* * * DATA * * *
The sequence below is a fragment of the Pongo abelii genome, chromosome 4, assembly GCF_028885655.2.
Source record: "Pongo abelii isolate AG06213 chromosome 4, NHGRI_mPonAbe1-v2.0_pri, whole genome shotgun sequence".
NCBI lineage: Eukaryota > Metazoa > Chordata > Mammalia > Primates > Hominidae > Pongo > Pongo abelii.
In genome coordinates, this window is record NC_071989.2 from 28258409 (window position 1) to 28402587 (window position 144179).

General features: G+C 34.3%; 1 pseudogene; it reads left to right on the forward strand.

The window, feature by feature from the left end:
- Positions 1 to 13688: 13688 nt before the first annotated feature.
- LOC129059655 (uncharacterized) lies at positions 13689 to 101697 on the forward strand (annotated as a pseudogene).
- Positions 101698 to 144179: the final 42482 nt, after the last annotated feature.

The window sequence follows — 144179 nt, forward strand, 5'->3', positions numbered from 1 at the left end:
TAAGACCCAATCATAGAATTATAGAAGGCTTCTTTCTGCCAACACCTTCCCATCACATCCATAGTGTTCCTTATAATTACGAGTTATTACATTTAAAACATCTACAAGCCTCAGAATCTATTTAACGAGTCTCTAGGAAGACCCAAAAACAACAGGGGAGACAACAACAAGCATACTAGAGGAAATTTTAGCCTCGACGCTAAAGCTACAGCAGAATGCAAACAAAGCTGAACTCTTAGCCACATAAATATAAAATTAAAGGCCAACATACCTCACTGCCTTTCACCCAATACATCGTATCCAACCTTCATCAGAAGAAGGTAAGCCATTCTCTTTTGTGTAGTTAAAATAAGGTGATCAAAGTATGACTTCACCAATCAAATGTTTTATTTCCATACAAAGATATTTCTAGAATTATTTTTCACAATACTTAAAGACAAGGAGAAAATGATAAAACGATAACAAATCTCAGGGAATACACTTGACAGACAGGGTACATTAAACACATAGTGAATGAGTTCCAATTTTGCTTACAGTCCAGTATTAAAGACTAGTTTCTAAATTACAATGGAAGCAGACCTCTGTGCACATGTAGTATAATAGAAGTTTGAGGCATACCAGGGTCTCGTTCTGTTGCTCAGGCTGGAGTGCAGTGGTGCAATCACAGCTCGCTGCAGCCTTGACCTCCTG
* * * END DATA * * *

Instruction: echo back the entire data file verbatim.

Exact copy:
The sequence below is a fragment of the Pongo abelii genome, chromosome 4, assembly GCF_028885655.2.
Source record: "Pongo abelii isolate AG06213 chromosome 4, NHGRI_mPonAbe1-v2.0_pri, whole genome shotgun sequence".
NCBI lineage: Eukaryota > Metazoa > Chordata > Mammalia > Primates > Hominidae > Pongo > Pongo abelii.
In genome coordinates, this window is record NC_071989.2 from 28258409 (window position 1) to 28402587 (window position 144179).

General features: G+C 34.3%; 1 pseudogene; it reads left to right on the forward strand.

The window, feature by feature from the left end:
- Positions 1 to 13688: 13688 nt before the first annotated feature.
- LOC129059655 (uncharacterized) lies at positions 13689 to 101697 on the forward strand (annotated as a pseudogene).
- Positions 101698 to 144179: the final 42482 nt, after the last annotated feature.

The window sequence follows — 144179 nt, forward strand, 5'->3', positions numbered from 1 at the left end:
TAAGACCCAATCATAGAATTATAGAAGGCTTCTTTCTGCCAACACCTTCCCATCACATCCATAGTGTTCCTTATAATTACGAGTTATTACATTTAAAACATCTACAAGCCTCAGAATCTATTTAACGAGTCTCTAGGAAGACCCAAAAACAACAGGGGAGACAACAACAAGCATACTAGAGGAAATTTTAGCCTCGACGCTAAAGCTACAGCAGAATGCAAACAAAGCTGAACTCTTAGCCACATAAATATAAAATTAAAGGCCAACATACCTCACTGCCTTTCACCCAATACATCGTATCCAACCTTCATCAGAAGAAGGTAAGCCATTCTCTTTTGTGTAGTTAAAATAAGGTGATCAAAGTATGACTTCACCAATCAAATGTTTTATTTCCATACAAAGATATTTCTAGAATTATTTTTCACAATACTTAAAGACAAGGAGAAAATGATAAAACGATAACAAATCTCAGGGAATACACTTGACAGACAGGGTACATTAAACACATAGTGAATGAGTTCCAATTTTGCTTACAGTCCAGTATTAAAGACTAGTTTCTAAATTACAATGGAAGCAGACCTCTGTGCACATGTAGTATAATAGAAGTTTGAGGCATACCAGGGTCTCGTTCTGTTGCTCAGGCTGGAGTGCAGTGGTGCAATCACAGCTCGCTGCAGCCTTGACCTCCTG